According to this saying, the month of May signals the start of a bear market. Stock returns should be lower from May through to September than during the rest of the year.
There are two different endings to the saying. The first of these is: “but remember to come back in September”; the second is: “but buy back on St. Leger Day”—in which “St. Leger Day” refers to the date of a classic horse race run at Doncaster in England every September (Bouman & Jacobsen, 2002).
For decades the stock market adage “SELL in May and Go Away” has seemed to be good investment advice, especially for long-term traders, as it can statistically be proven that the adage holds. In the paper “Sell in May and Go Away” Just Won’t Go Away written by Andrade, Chhaochharia, & Fuerst (2013) this strategy is performed against a simple buy-and-hold strategy. The following has been found:
On average across markets, stock returns are about 10 pps higher for November-April than May-October.
The above figure, taken from the paper by Andrade, Chhaochharia, & Fuerst (2013), clearly illustrates that returns for the period of November-April are higher over time than for the period May-October.
If this strategy had been executed each year since 1994, on the S&P 500, the overall result could be considered as staggering.
The graph shows a huge difference in the (accumulated) returns when May-September is compared to October-April. Based on historical data, it seems reasonable to argue that for long-term, passive investors the “Sell in May” strategy is a legitimate one. In other words, statistically we tend to acknowledge the fact that a volatile, sideways-moving market is what history implies.
What causes the puzzle?
For now there is no clear-cut answer to the question of what causes this anomaly. And most likely there never will be. Although present not only in the equity risk premium, but also in the size, value, PX carry trade, equity volatility risk, and credit risk (corporate and sovereign) premiums the “Sell in May” seasonality should be seen as ultimately “irrational”.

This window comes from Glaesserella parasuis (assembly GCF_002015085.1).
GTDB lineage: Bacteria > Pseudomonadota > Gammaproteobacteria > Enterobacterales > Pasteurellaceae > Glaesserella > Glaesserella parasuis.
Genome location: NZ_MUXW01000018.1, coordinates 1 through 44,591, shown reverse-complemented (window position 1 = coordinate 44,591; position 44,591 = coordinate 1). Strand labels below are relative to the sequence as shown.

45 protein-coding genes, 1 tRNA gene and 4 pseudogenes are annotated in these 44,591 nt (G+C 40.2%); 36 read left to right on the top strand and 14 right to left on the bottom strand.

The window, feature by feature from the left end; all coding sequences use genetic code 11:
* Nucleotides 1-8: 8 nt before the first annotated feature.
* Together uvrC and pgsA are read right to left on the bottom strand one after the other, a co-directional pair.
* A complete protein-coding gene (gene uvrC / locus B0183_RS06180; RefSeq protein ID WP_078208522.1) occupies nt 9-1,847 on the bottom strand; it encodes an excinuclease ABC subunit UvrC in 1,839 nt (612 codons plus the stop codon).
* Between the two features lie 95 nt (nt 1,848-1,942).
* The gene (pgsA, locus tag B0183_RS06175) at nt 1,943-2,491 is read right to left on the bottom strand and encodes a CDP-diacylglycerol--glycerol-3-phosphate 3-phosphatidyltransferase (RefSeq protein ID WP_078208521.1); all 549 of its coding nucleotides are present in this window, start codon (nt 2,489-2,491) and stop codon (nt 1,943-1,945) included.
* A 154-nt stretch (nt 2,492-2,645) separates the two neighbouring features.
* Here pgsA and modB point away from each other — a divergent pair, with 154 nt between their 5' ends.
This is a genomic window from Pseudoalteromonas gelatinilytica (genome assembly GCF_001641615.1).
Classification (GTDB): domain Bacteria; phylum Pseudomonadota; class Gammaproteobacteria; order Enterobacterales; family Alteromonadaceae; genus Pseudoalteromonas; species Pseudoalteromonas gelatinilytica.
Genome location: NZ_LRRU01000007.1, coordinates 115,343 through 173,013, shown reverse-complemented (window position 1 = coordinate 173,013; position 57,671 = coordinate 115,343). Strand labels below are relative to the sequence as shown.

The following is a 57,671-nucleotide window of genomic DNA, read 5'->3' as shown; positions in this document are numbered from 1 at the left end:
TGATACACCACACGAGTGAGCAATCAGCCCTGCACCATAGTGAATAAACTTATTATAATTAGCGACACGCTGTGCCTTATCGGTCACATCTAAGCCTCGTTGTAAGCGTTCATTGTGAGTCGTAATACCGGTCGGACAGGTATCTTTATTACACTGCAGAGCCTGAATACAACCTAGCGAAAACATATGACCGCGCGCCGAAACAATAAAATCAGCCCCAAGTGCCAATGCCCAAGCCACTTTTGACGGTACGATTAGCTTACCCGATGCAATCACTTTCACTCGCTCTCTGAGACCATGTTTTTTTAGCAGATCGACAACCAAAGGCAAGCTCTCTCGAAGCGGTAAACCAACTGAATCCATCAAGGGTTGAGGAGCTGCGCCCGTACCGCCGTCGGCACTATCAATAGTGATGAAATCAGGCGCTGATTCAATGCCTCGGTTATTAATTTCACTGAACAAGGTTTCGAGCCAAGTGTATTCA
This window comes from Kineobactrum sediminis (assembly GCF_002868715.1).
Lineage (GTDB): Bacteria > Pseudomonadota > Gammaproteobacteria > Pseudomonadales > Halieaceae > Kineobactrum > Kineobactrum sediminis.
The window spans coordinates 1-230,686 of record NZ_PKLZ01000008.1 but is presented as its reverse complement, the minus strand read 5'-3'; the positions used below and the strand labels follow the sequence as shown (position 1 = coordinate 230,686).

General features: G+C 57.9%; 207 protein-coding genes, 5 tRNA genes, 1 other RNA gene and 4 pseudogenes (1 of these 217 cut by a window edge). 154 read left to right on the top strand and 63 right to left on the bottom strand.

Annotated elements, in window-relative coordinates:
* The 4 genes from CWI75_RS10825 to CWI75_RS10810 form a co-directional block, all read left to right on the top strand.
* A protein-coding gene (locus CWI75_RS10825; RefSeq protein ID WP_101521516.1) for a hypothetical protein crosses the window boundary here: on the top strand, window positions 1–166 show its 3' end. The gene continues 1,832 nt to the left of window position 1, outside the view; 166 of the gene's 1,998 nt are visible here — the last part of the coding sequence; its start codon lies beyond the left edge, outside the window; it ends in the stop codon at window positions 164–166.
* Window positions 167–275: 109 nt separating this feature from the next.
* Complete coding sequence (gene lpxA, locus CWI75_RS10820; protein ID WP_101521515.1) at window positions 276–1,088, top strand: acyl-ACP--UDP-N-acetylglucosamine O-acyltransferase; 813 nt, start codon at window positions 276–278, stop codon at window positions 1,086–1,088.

The most likely explanation for this effect over time is a psychological one. As most of the investors know about the adage, they will trade according to this seasonality. As fear and greed are quite dominant factors within the stock market, one could argue that by speaking...“rumour sells”…about “the puzzle”, a self-fulfilling prophecy is created.
SELL in May and go away in 2014?
*** We strongly recommend, you do your own research ***
Bouman, S., & Jacobsen, B. (2002). The Halloween indicator," Sell in May and go away": Another puzzle. American Economic Review, 1618-1635.
Andrade, S. C., Chhaochharia, V., & Fuerst, M. E. (2013). “Sell in May and Go Away” Just Won’t Go Away. Financial Analysts Journal, 69(4), 94-105.
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Main interests of Furda are macroeconomic developments and trends.